Formal combat with weapons fought between two persons in the presence of witnesses. Intended to settle a quarrel or point of honour, it represented an alternative to the usual process of justice. The judicial duel, or trial by battle, is reported in ancient sources and was prevalent in medieval Europe. A judge could order two parties to meet in a duel to settle a matter. It was believed that through such an appeal to the “judgment of God” the righteous would emerge victorious; the loser, if still alive, was dealt with according to the law. Duels of honour were private encounters over real or imagined slights or insults. Eventually fought with pistols, duels were frequent in France and Germany in the 19th and early 20th centuries, and they were legal or encouraged by the fascist regimes in Italy and Germany. By the late 20th century they were prohibited; the last duel recorded in France occurred in 1967. The most famous duel in the U.S. was that between Alexander Hamilton and Aaron Burr (1804). See also ordeal.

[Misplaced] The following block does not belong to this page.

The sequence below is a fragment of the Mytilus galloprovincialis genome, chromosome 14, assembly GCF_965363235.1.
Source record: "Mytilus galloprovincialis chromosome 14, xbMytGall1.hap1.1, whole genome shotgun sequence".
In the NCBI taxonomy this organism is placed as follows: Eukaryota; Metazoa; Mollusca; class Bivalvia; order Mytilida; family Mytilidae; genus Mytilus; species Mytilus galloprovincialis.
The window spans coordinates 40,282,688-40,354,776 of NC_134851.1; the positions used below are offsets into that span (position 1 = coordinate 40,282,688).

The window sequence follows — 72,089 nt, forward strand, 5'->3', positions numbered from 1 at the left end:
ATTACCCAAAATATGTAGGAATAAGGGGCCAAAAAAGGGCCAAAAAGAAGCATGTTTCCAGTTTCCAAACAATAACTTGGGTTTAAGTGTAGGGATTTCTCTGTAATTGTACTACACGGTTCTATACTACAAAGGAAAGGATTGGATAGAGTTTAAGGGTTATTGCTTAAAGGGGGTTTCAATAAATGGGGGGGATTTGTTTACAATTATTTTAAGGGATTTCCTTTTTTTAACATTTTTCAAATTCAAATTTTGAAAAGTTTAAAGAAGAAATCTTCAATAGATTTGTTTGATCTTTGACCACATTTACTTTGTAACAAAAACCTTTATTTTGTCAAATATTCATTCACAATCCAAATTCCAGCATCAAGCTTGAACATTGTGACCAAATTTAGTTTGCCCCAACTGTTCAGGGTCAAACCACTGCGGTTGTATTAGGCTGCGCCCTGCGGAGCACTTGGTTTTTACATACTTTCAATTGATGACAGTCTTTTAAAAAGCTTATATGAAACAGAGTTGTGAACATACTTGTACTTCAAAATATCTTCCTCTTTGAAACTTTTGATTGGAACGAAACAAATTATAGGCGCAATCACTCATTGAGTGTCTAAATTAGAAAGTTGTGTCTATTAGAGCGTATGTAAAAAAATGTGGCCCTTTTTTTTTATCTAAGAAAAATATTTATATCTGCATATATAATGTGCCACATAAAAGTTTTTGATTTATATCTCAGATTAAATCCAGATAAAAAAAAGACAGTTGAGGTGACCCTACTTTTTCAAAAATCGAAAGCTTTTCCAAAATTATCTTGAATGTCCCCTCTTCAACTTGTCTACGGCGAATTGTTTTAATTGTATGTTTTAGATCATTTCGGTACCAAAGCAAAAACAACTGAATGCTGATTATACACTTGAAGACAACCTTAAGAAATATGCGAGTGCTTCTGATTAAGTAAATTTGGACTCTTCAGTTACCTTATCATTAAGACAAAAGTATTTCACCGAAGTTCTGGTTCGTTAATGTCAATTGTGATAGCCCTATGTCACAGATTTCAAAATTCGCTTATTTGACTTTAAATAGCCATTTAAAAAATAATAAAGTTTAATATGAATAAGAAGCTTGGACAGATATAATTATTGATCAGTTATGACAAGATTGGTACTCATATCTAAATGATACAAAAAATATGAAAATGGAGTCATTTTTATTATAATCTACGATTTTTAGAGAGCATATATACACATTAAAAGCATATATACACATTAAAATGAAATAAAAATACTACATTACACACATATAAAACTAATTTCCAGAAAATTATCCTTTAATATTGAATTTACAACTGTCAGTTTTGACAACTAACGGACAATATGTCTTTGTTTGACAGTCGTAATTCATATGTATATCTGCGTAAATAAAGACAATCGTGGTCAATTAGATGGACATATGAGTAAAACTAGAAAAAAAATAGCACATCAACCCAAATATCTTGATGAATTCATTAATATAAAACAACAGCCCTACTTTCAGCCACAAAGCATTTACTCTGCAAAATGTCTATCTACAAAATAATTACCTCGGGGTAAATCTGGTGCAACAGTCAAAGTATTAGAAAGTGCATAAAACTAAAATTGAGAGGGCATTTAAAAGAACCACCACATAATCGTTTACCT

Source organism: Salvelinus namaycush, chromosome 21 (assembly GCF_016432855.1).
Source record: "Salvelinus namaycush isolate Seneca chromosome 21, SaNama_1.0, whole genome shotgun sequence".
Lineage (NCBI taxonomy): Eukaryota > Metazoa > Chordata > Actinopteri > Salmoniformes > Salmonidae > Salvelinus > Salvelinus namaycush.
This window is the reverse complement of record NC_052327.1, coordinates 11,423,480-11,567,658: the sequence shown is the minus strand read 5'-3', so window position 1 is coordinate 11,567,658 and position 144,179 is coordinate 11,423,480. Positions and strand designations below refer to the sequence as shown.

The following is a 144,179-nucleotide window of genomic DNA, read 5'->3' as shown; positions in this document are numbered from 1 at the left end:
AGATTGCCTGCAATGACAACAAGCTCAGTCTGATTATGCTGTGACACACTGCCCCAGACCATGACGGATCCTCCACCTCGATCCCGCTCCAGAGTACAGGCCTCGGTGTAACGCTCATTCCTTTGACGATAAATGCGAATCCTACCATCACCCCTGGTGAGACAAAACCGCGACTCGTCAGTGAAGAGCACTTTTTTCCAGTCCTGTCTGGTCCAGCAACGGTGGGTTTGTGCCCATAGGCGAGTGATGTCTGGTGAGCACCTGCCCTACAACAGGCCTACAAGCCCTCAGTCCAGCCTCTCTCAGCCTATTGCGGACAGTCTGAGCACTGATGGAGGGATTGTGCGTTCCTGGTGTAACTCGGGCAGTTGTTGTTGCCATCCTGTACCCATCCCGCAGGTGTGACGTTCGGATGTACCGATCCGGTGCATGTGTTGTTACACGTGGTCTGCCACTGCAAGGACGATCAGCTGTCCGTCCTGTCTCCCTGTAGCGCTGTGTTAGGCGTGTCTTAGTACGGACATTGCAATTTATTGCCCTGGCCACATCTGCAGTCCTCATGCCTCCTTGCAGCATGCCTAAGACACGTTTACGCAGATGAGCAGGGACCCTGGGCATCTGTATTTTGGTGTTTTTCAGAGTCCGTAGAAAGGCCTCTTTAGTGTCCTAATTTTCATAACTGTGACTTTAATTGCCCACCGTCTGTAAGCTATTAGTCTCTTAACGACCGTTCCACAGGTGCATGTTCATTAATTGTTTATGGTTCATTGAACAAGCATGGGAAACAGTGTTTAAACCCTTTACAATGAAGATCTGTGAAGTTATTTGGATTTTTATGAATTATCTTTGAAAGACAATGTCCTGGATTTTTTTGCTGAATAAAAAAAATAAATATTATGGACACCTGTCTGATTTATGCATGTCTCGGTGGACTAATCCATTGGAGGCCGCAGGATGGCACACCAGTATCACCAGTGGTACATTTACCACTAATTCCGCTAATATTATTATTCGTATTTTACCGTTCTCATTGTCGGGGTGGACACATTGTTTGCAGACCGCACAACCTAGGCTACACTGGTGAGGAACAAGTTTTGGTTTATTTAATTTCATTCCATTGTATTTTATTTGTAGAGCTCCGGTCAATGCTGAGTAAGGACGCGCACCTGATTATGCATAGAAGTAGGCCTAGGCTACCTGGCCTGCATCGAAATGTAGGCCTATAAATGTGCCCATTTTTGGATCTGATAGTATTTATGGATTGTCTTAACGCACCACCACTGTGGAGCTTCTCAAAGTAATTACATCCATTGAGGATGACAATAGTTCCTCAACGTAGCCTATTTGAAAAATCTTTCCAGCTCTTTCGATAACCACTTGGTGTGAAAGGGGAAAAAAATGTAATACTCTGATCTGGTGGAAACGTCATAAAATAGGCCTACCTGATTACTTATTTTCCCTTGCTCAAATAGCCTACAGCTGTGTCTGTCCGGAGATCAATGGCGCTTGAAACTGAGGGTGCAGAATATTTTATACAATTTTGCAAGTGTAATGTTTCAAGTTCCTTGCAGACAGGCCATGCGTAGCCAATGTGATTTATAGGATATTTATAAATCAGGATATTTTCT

This entry comes from Encyclopædia Britannica Concise.
For the full entry on duel, visit Britannica.com.

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